|Winter wren (Paul Bannick/BirdNote)|
This plucky bird takes advantage of food, wherever and whenever it can! Because many birds are largely silent in winter, it may seem that they have left us. But many remain, and even the shy and secretive sometimes reveal themselves. A Winter Wren may dart from hiding to grab a meal. The Winter Wren of the East and the Pacific Wren of the West are tiny woodland birds. Their songs are as elaborate as their plumage is drab. This wren is one of the few birds to be heard singing in winter. (BirdNote)
Newest effort from state not protective enough, critics say
The state’s latest effort to create new standards governing water pollution has run into a buzz saw of criticism. The new rules don’t do enough to dial back pollution levels and give polluters too many avenues to delay implementation, critics said. Kelly Susewind, water-quality program manager for the state Department of Ecology, said the proposed rules, released Wednesday, strike the right balance between the state’s earlier proposed standards and a rule issued by the federal Environmental Protection Agency (EPA) last year after the state failed to meet deadlines to act…. The EPA’s version regulates more pollutants more tightly and does not provide the same tools for permit holders that could in some cases provide more time to implement the rules or variances from them. “You could draw some Orwellian references to say these implementation tools are for nonimplementation,” said Chris Wilke, executive director of Puget Soundkeeper, a nonprofit in Seattle dedicated to cleaning up Puget Sound. Lynda Mapes reports. (Seattle Times)
Sunshine Coast-Lower Mainland highway link study launched by B.C. government
The "hot topic" of a highway link from the Vancouver area to B.C.'s Sunshine Coast will now get a $250,000 government study to see if its feasible, according to B.C. Transportation Minister Todd Stone. R.F. Binnie, a Vancouver-based civil engineering firm, has been contracted to study a range of possibilities to connect to the Sunshine Coast to the Lower Mainland…. The Sunshine Coast, including the communities of Gibsons, Sechelt and Powell River, is on the B.C. mainland, but cut off from the Vancouver area by deep inlets — and accessible by ferry or air, but not by road. (CBC)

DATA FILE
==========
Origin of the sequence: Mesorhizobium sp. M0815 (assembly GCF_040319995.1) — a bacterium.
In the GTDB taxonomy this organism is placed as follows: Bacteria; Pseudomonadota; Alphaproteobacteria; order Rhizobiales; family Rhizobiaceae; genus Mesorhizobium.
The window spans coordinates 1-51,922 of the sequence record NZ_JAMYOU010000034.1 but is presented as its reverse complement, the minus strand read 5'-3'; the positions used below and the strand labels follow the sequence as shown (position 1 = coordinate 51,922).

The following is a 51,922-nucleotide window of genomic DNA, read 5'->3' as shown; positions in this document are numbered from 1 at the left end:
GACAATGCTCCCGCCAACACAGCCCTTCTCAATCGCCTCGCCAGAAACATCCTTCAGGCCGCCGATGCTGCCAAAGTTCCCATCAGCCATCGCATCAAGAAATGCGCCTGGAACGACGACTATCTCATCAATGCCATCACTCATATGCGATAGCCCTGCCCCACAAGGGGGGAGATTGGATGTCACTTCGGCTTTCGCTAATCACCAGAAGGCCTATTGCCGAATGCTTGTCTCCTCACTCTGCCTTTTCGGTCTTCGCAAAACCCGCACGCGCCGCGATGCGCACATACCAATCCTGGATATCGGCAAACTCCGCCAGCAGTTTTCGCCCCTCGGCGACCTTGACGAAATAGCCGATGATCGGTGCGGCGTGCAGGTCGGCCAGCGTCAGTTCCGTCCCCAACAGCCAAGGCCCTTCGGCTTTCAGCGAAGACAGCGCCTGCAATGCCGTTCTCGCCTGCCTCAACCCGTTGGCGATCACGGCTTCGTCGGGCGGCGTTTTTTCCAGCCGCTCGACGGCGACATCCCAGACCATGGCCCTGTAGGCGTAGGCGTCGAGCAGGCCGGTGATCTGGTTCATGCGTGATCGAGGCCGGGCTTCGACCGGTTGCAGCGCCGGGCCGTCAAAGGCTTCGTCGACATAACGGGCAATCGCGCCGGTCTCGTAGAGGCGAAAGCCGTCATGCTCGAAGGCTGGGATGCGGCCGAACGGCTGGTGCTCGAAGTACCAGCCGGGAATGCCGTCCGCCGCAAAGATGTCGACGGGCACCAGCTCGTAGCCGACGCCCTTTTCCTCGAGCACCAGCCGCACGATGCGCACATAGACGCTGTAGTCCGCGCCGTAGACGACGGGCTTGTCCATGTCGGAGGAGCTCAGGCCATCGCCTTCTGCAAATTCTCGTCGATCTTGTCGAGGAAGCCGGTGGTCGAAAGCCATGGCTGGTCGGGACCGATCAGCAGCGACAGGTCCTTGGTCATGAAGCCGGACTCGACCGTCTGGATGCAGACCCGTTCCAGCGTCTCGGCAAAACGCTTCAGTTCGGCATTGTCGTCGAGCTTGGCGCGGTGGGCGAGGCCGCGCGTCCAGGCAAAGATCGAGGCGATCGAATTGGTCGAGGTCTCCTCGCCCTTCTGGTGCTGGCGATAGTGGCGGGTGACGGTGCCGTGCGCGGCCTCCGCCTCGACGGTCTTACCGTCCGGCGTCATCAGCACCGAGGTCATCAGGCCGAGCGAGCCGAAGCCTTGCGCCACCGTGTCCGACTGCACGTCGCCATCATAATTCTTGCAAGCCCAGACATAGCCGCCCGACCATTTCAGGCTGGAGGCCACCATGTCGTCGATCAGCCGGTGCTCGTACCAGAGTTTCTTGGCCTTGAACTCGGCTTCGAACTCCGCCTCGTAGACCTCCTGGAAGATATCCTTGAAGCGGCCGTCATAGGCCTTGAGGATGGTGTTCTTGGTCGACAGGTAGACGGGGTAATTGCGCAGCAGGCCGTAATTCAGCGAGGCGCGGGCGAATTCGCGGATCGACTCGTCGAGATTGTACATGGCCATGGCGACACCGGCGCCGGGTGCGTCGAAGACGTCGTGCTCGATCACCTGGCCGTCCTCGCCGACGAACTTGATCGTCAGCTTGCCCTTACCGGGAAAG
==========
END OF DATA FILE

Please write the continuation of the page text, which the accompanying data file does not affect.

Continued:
Former Sen. Harriet Spanel of Bellingham dies
Harriet Spanel, who served Whatcom County for more than two decades as a state legislator, died Tuesday, Feb. 2. She was 77. “She was so responsive, so ethical, so vibrant, so interested in everything that concerned the district,” said Mary Kay Becker, a former Whatcom County Council member and state lawmaker and now a judge with the State Court of Appeals. “The phrase is, good citizen.” Service arrangements are pending. Dean Kahn reports. (Bellingham Herald)
Sand Lance found hiding in existing salmon data
Recently a team of scientists from the Northwest Straits Commission and the SeaDoc Society took a deep dive into decades of data collected by scientists looking for juvenile salmon in the nearshore. But they weren’t interested in salmon. Instead, Jamey Sellek, Caroline Gibson, Suzanne Shull and SeaDoc’s Joe Gaydos were interested in Pacific Sand Lance, which are often caught by accident during salmon sampling. They discovered a treasure trove of data about these important fish, which are vital to the ecosystem because they turn plankton into fat for other animals higher up the food web. Within the salmon data, they analyzed findings from over 15,000 beach seines that captured Sand Lance, spanning 1,630 sites along 320 miles of shoreline. The results of the study were published in the scientific journal Northwestern Naturalist. (SeaDoc Society)
The steady decline of salmon runs in Lake Washington | Part II
Elizabeth Mooney is a Kenmore biologist involved with the grassroots environmental group People for an Environmentally Responsible Kenmore. She is concerned with waterfront development the city of Kenmore is proposing, namely developing the Swamp Creek area, which also houses Squire’s Landing park. What worries her most is the plans to develop a gravel or sand beach at Log Boom Park, and how all these developments will affect already fledgling salmon populations in the Sammamish River and north Lake Washington. “My worry is that if we mess up the shallow area, and push (salmon) out into deeper water, the larger fish like bass will eat them,” she said. Aaron Kunkler reports. (Bothell/Kenmore Reporter)